WASHINGTON – A new form of multi-employer pension plan proposed by Rep. John Kline of Minnesota drew mixed reviews at a hearing Thursday.
Kline, the Minnesota Republican who chairs the House Education and Workforce Committee, wants to let employers offer retirement plans that combine elements of defined benefit plans that pay fixed monthly amounts with a variable annuity approach that lets benefits vary based on employee contributions and investment results. On Sept. 7, Kline offered a discussion draft of a law to create the new program.
Witnesses at a subcommittee hearing generally understood the need for multi-employer plans to have options that keep them sustainable at a time when 328 of the nation’s 1,300 defined benefit plans are less than 60 percent funded and their current retirees face the possibility of big cuts in their monthly checks.
But the new composite plans will not be available to plans in the desperate straits like the Teamsters Central States Pension Fund, which has announced cuts to current retirees failing a federal bailout.
Furthermore, some witnesses worried about “siphoning” money away from plans that are at risk of failing to help create composite plans.
“It is unconscionable to tell [retirees] now that they are older, unable to work and possibly in poor health, that they will be forced into poverty or a vastly reduced standard of living,” David Certner, AARP’s legislative director testified. “The funding rules must remain adequate to fully fund existing plans for retirees and near-retirees. We should not reduce funding for existing underfunded pension plans in order to fund contributions to start the newly proposed composite plan.”
Certner also expressed concern at giving pension trustees the power to reduce benefits to current retirees in composite plans.
Supporters of the composite plans said long-term funding requirements will minimize the risk to retirees. They said that composite plans are an alternative designed to keep pensions alive and without them more plans will end up in situations like Central States.
“We believe this is an important provision and will preserve some defined benefit plans that might otherwise have failed due to an eroding contribution base,” Rick Terven of the United Association of Journeymen and Apprentices of the Plumbing and Pipefitting Industry told the hearing.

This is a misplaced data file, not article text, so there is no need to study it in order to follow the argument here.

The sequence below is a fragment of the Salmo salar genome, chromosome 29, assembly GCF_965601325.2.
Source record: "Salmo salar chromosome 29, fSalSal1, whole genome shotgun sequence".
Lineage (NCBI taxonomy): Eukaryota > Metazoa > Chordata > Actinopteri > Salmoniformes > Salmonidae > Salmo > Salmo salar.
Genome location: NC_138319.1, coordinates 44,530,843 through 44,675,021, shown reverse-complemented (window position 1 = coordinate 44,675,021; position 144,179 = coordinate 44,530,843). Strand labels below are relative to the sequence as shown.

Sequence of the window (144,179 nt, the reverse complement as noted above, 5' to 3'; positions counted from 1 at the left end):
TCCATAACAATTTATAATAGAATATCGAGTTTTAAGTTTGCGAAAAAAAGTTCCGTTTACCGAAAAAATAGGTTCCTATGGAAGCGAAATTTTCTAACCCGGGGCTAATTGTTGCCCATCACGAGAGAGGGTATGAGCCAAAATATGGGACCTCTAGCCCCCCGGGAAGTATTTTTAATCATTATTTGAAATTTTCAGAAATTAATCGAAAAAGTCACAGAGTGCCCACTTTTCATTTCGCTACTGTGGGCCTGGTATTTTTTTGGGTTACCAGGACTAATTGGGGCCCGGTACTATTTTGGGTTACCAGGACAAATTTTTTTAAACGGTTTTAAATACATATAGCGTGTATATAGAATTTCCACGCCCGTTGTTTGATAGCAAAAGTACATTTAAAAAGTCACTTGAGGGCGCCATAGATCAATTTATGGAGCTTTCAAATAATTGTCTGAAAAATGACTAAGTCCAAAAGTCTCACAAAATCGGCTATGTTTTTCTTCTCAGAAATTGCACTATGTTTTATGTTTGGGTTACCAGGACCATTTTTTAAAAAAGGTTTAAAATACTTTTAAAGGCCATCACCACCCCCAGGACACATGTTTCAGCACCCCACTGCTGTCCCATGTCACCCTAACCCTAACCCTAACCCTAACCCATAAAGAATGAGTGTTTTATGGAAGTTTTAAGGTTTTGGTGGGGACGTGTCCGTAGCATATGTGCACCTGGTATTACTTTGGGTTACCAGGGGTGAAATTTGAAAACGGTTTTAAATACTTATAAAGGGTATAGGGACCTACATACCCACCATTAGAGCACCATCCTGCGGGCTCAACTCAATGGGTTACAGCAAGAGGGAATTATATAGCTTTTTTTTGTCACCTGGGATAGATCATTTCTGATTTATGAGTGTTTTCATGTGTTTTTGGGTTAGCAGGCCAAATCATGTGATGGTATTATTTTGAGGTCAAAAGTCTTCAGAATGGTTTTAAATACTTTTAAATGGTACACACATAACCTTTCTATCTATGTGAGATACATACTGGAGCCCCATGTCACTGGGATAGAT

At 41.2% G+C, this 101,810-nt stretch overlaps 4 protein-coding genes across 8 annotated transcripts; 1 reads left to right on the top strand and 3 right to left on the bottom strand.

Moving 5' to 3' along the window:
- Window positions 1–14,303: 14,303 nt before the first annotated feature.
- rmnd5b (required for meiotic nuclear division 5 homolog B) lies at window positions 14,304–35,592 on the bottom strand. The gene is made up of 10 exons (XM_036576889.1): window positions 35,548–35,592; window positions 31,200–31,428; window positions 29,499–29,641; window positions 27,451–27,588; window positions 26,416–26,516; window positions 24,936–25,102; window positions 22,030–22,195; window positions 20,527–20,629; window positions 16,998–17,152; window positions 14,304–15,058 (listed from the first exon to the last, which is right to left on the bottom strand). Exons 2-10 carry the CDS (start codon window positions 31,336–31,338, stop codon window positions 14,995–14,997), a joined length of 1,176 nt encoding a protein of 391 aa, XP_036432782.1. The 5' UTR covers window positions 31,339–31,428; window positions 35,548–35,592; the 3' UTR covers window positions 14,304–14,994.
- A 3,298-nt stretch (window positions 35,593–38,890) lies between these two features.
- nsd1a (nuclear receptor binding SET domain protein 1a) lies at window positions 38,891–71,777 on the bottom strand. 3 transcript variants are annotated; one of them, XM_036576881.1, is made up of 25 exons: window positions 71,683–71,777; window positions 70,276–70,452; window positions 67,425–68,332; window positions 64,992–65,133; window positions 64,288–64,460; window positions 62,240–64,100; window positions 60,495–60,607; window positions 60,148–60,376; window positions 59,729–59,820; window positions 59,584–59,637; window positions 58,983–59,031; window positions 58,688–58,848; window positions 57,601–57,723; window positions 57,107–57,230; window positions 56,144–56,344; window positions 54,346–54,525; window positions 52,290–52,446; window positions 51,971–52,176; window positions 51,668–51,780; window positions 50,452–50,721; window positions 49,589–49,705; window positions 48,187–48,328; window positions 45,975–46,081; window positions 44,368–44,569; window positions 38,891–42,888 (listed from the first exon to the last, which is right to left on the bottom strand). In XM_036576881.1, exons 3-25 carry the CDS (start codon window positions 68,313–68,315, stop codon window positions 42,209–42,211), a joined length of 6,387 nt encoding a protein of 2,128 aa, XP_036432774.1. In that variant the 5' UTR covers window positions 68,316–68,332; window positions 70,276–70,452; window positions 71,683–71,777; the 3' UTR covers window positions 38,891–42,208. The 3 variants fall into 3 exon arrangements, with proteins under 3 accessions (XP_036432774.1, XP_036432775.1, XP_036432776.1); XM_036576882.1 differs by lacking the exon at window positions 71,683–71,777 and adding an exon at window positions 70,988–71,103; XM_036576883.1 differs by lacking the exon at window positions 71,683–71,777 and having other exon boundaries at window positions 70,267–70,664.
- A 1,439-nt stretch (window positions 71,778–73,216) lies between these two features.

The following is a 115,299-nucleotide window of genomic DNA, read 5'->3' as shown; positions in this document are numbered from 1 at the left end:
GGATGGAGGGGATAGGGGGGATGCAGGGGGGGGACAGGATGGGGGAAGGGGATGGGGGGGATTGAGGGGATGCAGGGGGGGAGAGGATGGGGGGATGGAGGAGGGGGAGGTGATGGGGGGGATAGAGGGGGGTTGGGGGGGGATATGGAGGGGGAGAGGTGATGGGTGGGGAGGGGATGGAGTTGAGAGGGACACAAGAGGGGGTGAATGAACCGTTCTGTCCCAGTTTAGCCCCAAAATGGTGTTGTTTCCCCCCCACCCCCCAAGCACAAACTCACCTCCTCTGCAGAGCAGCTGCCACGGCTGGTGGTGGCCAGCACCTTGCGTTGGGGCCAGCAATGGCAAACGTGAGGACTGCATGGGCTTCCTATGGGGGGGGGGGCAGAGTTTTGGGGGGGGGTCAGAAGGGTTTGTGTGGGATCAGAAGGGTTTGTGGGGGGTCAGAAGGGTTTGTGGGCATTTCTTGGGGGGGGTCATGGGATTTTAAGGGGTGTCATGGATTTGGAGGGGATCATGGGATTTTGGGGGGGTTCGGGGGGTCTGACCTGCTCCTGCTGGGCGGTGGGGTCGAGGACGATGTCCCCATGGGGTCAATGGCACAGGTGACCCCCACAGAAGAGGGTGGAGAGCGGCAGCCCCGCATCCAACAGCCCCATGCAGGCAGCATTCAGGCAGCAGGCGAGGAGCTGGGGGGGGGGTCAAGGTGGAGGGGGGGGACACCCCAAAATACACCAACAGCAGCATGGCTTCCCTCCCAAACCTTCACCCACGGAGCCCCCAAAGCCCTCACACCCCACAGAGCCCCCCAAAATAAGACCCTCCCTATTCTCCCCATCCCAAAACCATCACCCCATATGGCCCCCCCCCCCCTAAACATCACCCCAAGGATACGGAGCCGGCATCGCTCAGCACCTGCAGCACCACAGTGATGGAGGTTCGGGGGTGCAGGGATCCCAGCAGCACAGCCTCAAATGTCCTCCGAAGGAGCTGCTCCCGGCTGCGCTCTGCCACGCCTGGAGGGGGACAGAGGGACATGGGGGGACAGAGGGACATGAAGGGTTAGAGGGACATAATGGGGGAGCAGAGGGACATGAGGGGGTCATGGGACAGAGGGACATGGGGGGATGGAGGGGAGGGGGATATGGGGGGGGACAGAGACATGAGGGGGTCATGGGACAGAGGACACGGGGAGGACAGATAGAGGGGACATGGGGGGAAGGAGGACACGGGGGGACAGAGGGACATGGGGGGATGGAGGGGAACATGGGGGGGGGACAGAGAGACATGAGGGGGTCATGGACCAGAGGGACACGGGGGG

Jeff Green, the part owner of several construction companies that employ Building Trades Union members and a trustee of several multi-employer funds, stressed the need for flexibility for employers if pension plans are to continue.
Speaking of one pension plan with which he is associated, Green explained that “recent years of below expected investment returns resulted in the plan actuaries determining that the unfunded vested benefits increased from $14 million to $30 million, a $16 million liability.” Raising current employees’ contributions to make up for that kind of shortfall would be difficult if not impossible.
“Legislation that empowers a plan’s trustees to utilize all approaches to develop and implement their best solution are needed,” Green said.
Determining the best approach was a matter of debate. As the hearing took place, a coalition that included the International Association of Machinists and Aerospace Workers, the International Brotherhood of Boilermakers, the International Brotherhood of Teamsters, the National Retirees Legislative Network, the Pension Rights Center and the United Steelworkers sent a letter to all members of Congress expressing strong opposition to Kline’s discussion draft.
How to incorporate changes in the discussion draft was another point of contention. Rep. Joe Courtney, D-Conn., criticized the speed with which the new law might be “forced” into the pension system. He warned that because of the upcoming election recess that the law might end up folded into an omnibus budget bill the way the Multi-employer Pension Reform Act was in 2014. Kline and former Rep. George Miller, D-Calif., co-sponsored the 2014 bill, which allowed failing defined benefit plans to cut benefits to current retirees in order to survive. Because it was folded into the budget and never voted on separately, it attracted criticism.